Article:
6 June 2010

Tales from the Teya'o Iva, plus Dreams from the Fresh Kills, Pt 4

Update: Fourth session of Dreams from the Fresh Kills online, plus the beginnings of my latest campaign.

We finally got my latest RPG campaign underway. About bloody time too, we've only been planning it since February at least (I wrote about the design process in an earlier post).

The game is titled Tales from the Teya'o Iva, and is set in my fantasy world Va'ita. The player characters are crew members aboard the pirate zeppelin Teya'o Iva, who'll undoubtedly be drawn into many interesting and unforeseen adventures.

For many of my recent games I've been writing fairly detailed prose descriptions of the events. Quite frankly, I'm getting tired of it. It feels like a chore, not part of the fun of the gaming experience. The descriptions do have a function, as a reminder of past events (which is why I originally started writing them), but in most cases the essential information could be summarised in just a few lines.

This time there is even more reason for not starting to write lengthy stories. The group is somewhat larger than the other group I've mostly run games for, and the gaming sessions have a habit of being longer as well. That means there's a lot more going on, the story branching in many directions. I'd go crazy trying to sum it up in prose form. I'll still keep a record of main events on my website, for my own and the players' benefit, but it'll only be a very brief summary this time. In addition, we're using Google Wave to discuss events in a more social manner.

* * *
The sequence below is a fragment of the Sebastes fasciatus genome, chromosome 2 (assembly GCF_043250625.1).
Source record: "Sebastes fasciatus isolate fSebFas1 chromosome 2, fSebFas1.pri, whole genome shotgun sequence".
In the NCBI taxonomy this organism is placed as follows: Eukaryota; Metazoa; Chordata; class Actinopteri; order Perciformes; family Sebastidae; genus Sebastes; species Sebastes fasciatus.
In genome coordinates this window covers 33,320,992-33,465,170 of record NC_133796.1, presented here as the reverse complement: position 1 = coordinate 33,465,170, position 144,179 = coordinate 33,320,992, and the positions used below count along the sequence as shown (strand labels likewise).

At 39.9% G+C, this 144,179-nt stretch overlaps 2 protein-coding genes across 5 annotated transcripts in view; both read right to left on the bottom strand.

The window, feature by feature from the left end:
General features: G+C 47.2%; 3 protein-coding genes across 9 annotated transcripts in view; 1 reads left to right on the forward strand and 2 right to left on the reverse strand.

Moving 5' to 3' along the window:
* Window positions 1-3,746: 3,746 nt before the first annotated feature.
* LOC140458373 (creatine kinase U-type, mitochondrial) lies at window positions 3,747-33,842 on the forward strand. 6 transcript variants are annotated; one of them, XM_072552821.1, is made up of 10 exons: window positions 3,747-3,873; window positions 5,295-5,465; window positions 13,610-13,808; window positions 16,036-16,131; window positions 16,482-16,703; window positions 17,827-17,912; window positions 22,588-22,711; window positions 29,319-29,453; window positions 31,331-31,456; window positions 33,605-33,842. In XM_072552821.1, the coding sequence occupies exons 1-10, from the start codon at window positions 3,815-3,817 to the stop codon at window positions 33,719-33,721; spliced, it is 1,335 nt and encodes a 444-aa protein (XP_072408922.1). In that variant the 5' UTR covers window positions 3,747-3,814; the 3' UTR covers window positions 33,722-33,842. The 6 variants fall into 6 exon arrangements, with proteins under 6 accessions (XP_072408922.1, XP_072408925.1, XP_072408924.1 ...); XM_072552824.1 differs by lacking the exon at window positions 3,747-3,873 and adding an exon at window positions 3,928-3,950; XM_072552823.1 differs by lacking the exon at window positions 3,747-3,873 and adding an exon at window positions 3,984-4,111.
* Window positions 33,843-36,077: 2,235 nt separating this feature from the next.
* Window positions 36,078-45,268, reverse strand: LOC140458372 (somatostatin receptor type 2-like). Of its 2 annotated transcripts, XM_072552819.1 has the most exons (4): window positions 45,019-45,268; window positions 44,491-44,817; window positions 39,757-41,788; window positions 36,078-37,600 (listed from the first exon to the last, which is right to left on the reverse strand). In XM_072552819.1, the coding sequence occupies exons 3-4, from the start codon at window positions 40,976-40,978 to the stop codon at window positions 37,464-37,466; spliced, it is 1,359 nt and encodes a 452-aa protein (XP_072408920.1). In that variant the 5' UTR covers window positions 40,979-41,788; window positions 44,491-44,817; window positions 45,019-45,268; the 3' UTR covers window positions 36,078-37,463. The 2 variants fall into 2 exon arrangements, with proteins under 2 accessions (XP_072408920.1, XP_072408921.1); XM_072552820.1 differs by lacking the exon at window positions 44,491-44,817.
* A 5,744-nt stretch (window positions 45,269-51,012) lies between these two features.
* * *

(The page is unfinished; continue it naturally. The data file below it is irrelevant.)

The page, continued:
While many of my recent games have been modelled on TV shows, this time I've been trying to think more in video game terms, referring to individual story segments as 'quests', which don't have to progress in a certain order or be limited to a particular gaming session, and can be interrelated (as obviously there'll be storylines that keep popping up) or more independent adventures. This is largely because, the group being fairly large, it might often be difficult to find a date suitable for every player. If I've got a bunch of ready 'quests' to draw upon, it should be easier to build a session suitable for the particular group at hand, leaving the main storylines for occasions when most of us are together.

In addition to my new game's first session, I also ran a session of my other current campaign, Dreams from the Fresh Kills, this week, and for this game I'm still writing story descriptions. Some interesting plot twists there, the game is drawing towards a grand finale (and even I don't know what will happen in the next session). Designing two game sessions inside one week (plus just playing in one) was a pretty tiring experience, I may say. But perhaps I can rest for a couple of days now, before the next session's upon me...

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